There was plainly no hope of arousing the company to help; and watching him with a corner of my eye, I saw him hesitate for a moment. The next, he had taken down his hat and his wig, which was of black horsehair; and I saw him draw from behind the settle a vast hooded great-coat and a small valise. 'The devil!' thought I: 'is the rascal going to follow me?'
I was scarce clear of the inn before the limb of the law was at my heels. I saw his face plain in the moonlight; and the most resolute purpose showed in it, along with an unmoved composure. A chill went over me. 'This is no common adventure,' thinks I to myself. 'You have got hold of a man of character, St. Ives! A bite-hard, a bull-dog, a weasel is on your trail; and how are you to throw him off?' Who was he? By some of his expressions I judged he was a hanger-on of courts. But in what character had he followed the assizes? As a simple spectator, as a lawyer's clerk, as a criminal himself, or--last and worst supposition--as a Bow- street 'runner'?
The cart would wait for me, perhaps, half a mile down our onward road, which I was already following. And I told myself that in a few minutes' walking, Bow-street runner or not, I should have him at my mercy. And then reflection came to me in time. Of all things, one was out of the question. Upon no account must this obtrusive fellow see the cart. Until I had killed or shook him off, I was quite divorced from my companions--alone, in the midst of England, on a frosty by-way leading whither I knew not, with a sleuth-hound at my heels, and never a friend but the holly-stick!
We came at the same time to a crossing of lanes. The branch to the left was overhung with trees, deeply sunken and dark. Not a ray of moonlight penetrated its recesses; and I took it at a venture. The wretch followed my example in silence; and for some time we crunched together over frozen pools without a word. Then he found his voice, with a chuckle.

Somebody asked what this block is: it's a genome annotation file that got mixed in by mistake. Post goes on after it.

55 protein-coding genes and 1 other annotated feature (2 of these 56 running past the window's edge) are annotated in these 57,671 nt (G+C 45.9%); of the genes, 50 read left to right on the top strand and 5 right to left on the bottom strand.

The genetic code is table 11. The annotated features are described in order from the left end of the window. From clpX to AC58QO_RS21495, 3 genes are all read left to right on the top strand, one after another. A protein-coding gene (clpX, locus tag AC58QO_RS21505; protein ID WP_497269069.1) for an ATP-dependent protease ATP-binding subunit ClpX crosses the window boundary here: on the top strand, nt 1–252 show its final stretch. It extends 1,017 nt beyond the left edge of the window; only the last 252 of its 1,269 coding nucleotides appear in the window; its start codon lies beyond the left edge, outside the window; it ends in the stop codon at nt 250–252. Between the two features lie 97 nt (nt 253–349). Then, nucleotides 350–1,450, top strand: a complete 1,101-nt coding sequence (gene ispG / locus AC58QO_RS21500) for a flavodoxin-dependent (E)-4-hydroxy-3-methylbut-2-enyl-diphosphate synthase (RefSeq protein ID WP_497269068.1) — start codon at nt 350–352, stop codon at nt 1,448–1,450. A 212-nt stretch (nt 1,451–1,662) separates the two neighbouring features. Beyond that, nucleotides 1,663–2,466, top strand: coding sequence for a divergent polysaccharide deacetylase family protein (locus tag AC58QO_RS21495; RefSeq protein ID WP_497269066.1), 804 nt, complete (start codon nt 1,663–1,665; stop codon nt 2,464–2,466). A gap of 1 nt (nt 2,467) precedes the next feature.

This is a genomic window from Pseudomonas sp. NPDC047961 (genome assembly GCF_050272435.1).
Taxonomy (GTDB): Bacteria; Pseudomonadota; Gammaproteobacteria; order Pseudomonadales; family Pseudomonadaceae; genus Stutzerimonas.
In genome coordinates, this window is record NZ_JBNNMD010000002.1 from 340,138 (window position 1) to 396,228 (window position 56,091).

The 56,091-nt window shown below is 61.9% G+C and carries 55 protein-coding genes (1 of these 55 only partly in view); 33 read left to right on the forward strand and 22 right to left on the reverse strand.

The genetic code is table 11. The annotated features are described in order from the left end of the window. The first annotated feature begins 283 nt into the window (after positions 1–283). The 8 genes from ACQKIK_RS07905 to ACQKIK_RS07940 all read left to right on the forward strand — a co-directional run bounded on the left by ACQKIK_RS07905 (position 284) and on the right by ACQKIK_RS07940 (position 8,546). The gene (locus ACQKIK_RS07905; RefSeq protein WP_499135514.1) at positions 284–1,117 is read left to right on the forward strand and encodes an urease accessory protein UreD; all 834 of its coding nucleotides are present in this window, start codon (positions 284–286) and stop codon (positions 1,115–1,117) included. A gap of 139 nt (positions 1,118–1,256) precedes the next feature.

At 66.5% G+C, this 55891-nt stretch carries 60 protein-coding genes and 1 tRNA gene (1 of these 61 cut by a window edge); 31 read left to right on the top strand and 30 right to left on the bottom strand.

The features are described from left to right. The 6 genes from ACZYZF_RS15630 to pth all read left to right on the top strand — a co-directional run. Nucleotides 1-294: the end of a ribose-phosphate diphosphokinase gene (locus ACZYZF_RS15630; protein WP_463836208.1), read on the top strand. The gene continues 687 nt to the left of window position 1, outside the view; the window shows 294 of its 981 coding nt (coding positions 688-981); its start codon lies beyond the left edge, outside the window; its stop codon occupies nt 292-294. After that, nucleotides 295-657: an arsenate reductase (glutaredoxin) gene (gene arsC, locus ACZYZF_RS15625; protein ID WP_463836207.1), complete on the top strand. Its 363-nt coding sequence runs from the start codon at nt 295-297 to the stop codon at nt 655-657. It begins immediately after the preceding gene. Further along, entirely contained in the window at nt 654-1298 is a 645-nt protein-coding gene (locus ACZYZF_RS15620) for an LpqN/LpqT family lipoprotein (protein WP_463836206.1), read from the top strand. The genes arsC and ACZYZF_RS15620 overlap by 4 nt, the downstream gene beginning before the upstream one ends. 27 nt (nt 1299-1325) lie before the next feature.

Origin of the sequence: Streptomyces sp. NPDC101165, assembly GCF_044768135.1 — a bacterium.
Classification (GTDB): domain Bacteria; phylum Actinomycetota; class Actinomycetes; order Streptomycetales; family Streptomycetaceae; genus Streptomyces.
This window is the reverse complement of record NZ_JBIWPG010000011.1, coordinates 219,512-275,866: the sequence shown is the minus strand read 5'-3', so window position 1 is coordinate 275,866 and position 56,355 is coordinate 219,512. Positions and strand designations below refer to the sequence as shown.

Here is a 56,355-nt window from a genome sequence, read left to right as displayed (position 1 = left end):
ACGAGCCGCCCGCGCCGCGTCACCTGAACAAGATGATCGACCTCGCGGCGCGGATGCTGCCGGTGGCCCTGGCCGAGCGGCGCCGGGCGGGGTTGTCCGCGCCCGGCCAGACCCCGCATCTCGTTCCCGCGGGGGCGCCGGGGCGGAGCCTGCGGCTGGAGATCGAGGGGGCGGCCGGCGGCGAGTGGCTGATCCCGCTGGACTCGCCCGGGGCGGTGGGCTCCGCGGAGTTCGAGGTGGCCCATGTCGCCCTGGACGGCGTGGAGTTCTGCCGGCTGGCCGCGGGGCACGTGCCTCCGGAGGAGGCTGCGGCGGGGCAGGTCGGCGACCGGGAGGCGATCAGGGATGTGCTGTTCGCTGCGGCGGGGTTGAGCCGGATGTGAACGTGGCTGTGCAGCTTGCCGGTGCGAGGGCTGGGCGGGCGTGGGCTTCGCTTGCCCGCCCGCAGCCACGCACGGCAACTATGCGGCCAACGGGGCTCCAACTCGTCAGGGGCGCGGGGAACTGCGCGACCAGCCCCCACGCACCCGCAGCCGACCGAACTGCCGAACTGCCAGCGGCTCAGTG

'This is not the way to Mr. Merton's,' said he.
'No?' said I. 'It is mine, however.'
'And therefore mine,' said he.
Again we fell silent; and we may thus have covered half a mile before the lane, taking a sudden turn, brought us forth again into the moonshine. With his hooded great-coat on his back, his valise in his hand, his black wig adjusted, and footing it on the ice with a sort of sober doggedness of manner, my enemy was changed almost beyond recognition: changed in everything but a certain dry, polemical, pedantic air, that spoke of a sedentary occupation and high stools. I observed, too, that his valise was heavy; and, putting this and that together, hit upon a plan.
'A seasonable night, sir,' said I. 'What do you say to a bit of running? The frost has me by the toes.'
'With all the pleasure in life,' says he.
His voice seemed well assured, which pleased me little. However, there was nothing else to try, except violence, for which it would always be too soon. I took to my heels accordingly, he after me; and for some time the slapping of our feet on the hard road might have been heard a mile away. He had started a pace behind me, and he finished in the same position. For all his extra years and the weight of his valise, he had not lost a hair's breadth. The devil might race him for me--I had enough of it!
And, besides, to run so fast was contrary to my interests. We could not run long without arriving somewhere. At any moment we might turn a corner and find ourselves at the lodge-gate of some Squire Merton, in the midst of a village whose constable was sober, or in the hands of a patrol. There was no help for it--I must finish with him on the spot, as long as it was possible. I looked about me, and the place seemed suitable; never a light, never a house--nothing but stubble-fields, fallows, and a few stunted trees. I stopped and eyed him in the moonlight with an angry stare.
'Enough of this foolery!' said I.
He had tamed, and now faced me full, very pale, but with no sign of shrinking.